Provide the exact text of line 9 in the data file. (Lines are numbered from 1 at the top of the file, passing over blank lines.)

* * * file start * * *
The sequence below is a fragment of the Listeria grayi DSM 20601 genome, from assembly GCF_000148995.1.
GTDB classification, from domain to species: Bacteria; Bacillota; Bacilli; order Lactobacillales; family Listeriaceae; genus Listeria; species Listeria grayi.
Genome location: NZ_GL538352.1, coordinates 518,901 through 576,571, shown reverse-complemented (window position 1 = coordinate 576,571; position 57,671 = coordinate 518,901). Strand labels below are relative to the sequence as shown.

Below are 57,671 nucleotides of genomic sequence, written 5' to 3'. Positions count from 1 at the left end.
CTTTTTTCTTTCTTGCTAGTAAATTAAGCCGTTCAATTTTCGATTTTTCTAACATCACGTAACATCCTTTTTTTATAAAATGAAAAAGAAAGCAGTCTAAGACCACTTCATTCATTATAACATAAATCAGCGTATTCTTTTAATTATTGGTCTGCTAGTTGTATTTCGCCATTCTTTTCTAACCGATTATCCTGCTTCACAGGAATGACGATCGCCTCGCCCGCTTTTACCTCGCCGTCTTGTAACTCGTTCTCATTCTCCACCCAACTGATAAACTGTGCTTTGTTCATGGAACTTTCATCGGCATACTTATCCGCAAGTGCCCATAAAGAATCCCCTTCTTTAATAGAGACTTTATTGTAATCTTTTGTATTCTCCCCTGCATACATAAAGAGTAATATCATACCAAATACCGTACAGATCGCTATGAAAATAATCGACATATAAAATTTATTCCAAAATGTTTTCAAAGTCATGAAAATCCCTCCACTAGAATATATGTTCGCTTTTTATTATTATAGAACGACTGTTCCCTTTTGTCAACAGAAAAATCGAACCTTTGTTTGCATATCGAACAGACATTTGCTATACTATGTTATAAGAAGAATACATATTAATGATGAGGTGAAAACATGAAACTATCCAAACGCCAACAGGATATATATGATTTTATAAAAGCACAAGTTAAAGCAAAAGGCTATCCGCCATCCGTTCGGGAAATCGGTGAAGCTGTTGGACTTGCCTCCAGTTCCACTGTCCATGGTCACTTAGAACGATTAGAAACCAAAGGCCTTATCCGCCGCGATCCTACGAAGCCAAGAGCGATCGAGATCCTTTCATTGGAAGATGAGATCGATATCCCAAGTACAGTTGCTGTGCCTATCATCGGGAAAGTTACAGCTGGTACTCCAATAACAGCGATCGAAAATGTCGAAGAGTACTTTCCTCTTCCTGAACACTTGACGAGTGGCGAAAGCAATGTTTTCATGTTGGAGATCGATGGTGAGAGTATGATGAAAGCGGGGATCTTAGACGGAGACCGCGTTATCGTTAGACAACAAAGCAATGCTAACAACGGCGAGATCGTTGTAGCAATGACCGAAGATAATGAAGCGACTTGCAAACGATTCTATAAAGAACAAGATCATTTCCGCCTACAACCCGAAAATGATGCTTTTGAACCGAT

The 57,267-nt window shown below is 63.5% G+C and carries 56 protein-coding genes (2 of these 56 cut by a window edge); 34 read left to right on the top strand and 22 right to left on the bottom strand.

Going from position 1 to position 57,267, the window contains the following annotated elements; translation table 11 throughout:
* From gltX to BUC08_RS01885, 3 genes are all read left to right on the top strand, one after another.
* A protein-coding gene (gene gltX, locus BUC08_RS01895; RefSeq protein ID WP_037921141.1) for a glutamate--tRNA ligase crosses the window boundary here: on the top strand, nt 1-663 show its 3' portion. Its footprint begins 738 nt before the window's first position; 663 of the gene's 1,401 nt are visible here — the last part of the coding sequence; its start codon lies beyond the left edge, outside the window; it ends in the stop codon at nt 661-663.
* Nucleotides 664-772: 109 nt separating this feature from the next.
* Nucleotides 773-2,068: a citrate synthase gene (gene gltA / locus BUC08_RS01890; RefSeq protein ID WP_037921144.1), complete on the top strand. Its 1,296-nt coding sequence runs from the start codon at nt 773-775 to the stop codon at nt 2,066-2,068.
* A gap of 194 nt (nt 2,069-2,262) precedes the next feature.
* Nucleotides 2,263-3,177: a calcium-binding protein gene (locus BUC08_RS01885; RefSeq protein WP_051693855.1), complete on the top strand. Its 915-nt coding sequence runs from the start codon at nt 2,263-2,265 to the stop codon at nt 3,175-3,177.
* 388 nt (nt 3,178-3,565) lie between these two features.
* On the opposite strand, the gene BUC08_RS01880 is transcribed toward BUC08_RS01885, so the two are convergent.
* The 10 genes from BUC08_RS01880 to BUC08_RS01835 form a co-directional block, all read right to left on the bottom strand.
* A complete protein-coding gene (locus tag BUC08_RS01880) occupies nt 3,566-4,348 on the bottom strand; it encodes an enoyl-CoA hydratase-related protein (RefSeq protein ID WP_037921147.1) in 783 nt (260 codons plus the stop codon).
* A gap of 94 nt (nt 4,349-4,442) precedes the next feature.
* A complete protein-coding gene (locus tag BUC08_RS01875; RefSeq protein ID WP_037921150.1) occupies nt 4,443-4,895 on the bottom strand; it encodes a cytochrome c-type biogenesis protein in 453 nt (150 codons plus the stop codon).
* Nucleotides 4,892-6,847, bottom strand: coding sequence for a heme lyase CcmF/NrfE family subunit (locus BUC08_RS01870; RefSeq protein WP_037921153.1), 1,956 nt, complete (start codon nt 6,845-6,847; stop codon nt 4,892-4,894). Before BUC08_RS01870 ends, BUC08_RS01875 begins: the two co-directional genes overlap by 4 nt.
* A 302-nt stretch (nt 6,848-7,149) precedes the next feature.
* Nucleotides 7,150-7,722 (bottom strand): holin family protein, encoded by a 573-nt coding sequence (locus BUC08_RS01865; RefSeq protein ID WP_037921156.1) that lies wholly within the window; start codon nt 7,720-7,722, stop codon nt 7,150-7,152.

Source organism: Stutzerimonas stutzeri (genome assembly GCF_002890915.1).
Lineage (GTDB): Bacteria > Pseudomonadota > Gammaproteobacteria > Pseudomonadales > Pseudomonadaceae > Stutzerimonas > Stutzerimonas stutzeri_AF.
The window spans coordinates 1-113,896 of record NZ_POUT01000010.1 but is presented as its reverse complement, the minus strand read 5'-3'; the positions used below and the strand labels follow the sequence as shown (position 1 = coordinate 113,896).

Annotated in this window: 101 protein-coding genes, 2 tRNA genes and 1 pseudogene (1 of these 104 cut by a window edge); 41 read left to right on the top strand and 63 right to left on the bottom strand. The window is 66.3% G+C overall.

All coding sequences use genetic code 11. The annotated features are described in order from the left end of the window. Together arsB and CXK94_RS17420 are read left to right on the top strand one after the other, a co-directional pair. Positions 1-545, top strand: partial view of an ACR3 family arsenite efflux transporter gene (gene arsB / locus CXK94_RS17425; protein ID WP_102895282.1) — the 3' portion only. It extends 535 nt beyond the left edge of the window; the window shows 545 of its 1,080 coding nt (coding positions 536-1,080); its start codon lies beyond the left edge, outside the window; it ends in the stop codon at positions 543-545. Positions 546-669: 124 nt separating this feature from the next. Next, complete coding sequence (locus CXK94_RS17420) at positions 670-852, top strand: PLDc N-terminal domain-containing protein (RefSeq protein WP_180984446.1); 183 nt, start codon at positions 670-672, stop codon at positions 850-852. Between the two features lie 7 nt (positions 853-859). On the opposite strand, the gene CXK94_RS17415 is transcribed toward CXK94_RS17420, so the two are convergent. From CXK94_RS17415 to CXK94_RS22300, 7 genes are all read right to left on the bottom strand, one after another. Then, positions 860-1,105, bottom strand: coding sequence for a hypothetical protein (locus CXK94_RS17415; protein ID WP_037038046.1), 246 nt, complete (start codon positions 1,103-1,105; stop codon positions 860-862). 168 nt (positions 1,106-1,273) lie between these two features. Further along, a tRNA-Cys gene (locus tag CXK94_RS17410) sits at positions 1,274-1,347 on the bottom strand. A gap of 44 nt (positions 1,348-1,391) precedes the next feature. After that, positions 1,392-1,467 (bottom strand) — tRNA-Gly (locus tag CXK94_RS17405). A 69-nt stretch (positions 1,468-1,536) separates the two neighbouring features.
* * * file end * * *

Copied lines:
* A protein-coding gene (gene gltX, locus BUC08_RS01895; RefSeq protein ID WP_037921141.1) for a glutamate--tRNA ligase crosses the window boundary here: on the top strand, nt 1-663 show its 3' portion. Its footprint begins 738 nt before the window's first position; 663 of the gene's 1,401 nt are visible here — the last part of the coding sequence; its start codon lies beyond the left edge, outside the window; it ends in the stop codon at nt 661-663.